The recent reelection of Japanese Prime Minister Shinzo Abe as the president of the ruling Liberal Democratic Party (LDP) in Japan means that he will continue as the head of that party through September 30, 2018. Abe’s reelection is significant in more ways than one. No other leader of the LDP has been elected unopposed since 1997.
So what does Abe’s reelection mean for Japanese domestic politics and for the country’s foreign policy?
First, it means that in spite of the disaffection among many sections of the Japanese populace over Abe’s insistence on passing controversial security legislation, his popularity remains strong. When finally passed into law (by the end of the current session of the Diet on September 27), these bills stand to allow Japanese troops to fight on foreign shores for the first time since the Second World War.
Second, it means that there is no one within the LDP who can challenge Abe. The only other “potential” rival candidate, Seiko Noda, had to drop out of the race as she could not gather the support of the requisite number (20) of LDP Diet members.
Third, it means that Abe now has a renewed mandate to carry on his so-called programme of economic revival, more popularly known as “Abenomics,” which brought him to power in the first place.
Fourth, it means that this victory will allow Abe to carry on with his bold steps in the field of nuclear energy, as exemplified by the restarting of reactor number one at Sendai, run by Kyushu Electric Power, earlier in August this year.
Consequences for Foreign Relations
On the external front, it means that the relations between Japan and China will continue to be tense in the immediate future. Beijing had expressed its displeasure over the statement delivered by the prime minister on August 14, on the eve of the anniversary of Japan’s defeat in World War II. In response to the Abe Statement, the Chinese Foreign Ministry noted that “Japan should have made an explicit statement on the nature of the war of militarism and aggression and its responsibility on the wars, made sincere apology to the people of victim countries, and made a clean break with the past of militarist aggression, rather than being evasive on this major issue of principle.”
Relations with another neighbour, South Korea, have not seen the best of times either. In a significant development, South Korean President Park Geun-hye attended the military parade organised by Beijing on September 3, despite the fact that both Japan and South Korea are staunch U.S. allies.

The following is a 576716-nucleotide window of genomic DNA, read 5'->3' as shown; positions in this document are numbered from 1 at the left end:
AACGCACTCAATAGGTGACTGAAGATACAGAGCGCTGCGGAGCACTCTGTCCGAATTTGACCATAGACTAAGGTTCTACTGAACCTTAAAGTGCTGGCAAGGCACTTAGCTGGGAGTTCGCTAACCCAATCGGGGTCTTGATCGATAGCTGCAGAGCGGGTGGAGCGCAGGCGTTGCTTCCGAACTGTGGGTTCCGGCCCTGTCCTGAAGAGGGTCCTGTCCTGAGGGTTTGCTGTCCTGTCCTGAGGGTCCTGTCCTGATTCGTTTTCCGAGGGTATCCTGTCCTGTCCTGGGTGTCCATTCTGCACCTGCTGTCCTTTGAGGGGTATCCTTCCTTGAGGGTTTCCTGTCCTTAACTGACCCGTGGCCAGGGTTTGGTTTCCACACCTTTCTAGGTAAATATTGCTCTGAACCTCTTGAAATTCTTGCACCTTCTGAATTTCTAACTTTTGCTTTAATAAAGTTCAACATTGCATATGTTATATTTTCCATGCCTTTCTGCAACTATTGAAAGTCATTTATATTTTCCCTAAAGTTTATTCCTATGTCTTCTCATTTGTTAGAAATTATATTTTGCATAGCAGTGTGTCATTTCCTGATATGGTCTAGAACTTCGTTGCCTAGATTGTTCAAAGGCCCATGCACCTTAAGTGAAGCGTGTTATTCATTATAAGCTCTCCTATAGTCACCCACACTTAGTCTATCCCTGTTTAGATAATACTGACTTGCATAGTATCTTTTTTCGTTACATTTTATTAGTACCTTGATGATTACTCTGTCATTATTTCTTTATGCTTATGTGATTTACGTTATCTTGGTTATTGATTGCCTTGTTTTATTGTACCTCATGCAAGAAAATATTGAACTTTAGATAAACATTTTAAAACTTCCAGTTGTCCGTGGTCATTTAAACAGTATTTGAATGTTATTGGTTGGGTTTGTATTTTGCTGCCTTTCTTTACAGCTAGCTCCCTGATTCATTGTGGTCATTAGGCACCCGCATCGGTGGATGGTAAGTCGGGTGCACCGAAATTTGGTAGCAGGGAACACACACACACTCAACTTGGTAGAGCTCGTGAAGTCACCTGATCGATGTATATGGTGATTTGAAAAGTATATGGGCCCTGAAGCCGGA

On the other hand, it means that Japan’s relations with the United States and countries like Australia and India will continue to be strengthened, as Abe has devoted a significant amount of political capital toward improving Japan’s ties with these countries.
Meanwhile, Japan, for the first time, is in negotiations to sell the Japanese-made ShinMaywa US-2 maritime reconnaissance aircraft to India. This came after Abe relaxed a self-imposed ban on the export of weaponry. Japanese companies are also in the running (along with French and German companies) to build six to twelve submarines for the Royal Australian Navy (RAN) in a lucrative contract worth 50 billion AUD ($38.84 billion).
No Smooth Sailing
However, there are quite a few challenges that Abe faces going forward. Besides the contentious security package legislation in focus, there is also an ongoing debate over the relocation of U.S. bases in Okinawa. In addition, the TPP negotiations are also at a delicate stage.
In addition, there have been a series of gaffes in the run-up to the Tokyo Olympics, to be held in 2020. Japan has already dumped the original stadium design because of spiraling costs while recently the logo of the Tokyo Olympics has also been scrapped because of plagiarism allegations.
Hence, although Abe’s re-election has, no doubt, strengthened his hand, the next few months are not going to be easy for the prime minister. Abe will surely end up in the history books if he remains prime minister until September 2018, which would make him the third-longest serving prime minister of Japan in the post-war era. He already has many other firsts to his credit, like being Japan’s youngest post-war prime minister and the first to be born after the war.
Whether he will reach this milestone, however, only time will tell.
Dr Rupakjyoti Borah is currently a Visiting Scholar at the National Chung Hsing University, Taiwan and a former Visiting Fellow at the Japan Institute of International Affairs (JIIA), Tokyo. The views expressed are personal. Follow him on Twitter @rupakj.